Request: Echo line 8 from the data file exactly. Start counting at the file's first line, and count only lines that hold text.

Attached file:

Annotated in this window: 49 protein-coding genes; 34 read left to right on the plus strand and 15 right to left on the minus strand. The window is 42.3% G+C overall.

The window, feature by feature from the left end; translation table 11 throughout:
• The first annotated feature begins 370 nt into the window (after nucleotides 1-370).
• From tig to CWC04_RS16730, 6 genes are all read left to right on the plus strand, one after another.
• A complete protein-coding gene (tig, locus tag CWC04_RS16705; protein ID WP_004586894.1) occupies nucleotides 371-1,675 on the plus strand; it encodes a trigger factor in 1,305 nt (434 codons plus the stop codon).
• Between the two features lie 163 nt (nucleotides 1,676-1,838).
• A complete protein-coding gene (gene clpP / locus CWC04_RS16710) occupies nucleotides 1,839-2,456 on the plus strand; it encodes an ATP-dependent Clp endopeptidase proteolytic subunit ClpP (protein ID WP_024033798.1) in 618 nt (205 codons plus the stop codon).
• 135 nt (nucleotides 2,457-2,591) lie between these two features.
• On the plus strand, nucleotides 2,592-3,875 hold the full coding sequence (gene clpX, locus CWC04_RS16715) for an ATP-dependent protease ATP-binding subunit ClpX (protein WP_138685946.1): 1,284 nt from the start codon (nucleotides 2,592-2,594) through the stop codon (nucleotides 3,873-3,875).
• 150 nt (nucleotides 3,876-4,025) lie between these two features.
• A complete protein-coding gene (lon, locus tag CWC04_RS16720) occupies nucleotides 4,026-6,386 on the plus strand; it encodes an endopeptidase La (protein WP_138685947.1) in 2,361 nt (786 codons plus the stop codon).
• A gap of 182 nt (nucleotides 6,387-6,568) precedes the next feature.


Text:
• 135 nt (nucleotides 2,457-2,591) lie between these two features.